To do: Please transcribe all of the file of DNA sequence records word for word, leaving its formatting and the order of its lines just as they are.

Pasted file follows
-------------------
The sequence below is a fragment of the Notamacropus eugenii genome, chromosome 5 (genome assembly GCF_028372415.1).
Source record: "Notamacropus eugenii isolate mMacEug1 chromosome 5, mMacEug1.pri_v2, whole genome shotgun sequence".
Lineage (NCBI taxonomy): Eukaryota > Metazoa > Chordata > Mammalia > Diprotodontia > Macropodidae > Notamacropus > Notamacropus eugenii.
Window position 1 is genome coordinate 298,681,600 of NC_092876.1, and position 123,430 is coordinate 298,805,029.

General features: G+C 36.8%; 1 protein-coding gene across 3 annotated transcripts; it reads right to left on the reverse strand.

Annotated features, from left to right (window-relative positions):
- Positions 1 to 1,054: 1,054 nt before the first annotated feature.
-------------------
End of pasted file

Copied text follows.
The sequence below is a fragment of the Notamacropus eugenii genome, chromosome 5 (genome assembly GCF_028372415.1).
Source record: "Notamacropus eugenii isolate mMacEug1 chromosome 5, mMacEug1.pri_v2, whole genome shotgun sequence".
Lineage (NCBI taxonomy): Eukaryota > Metazoa > Chordata > Mammalia > Diprotodontia > Macropodidae > Notamacropus > Notamacropus eugenii.
Window position 1 is genome coordinate 298,681,600 of NC_092876.1, and position 123,430 is coordinate 298,805,029.

General features: G+C 36.8%; 1 protein-coding gene across 3 annotated transcripts; it reads right to left on the reverse strand.

Annotated features, from left to right (window-relative positions):
- Positions 1 to 1,054: 1,054 nt before the first annotated feature.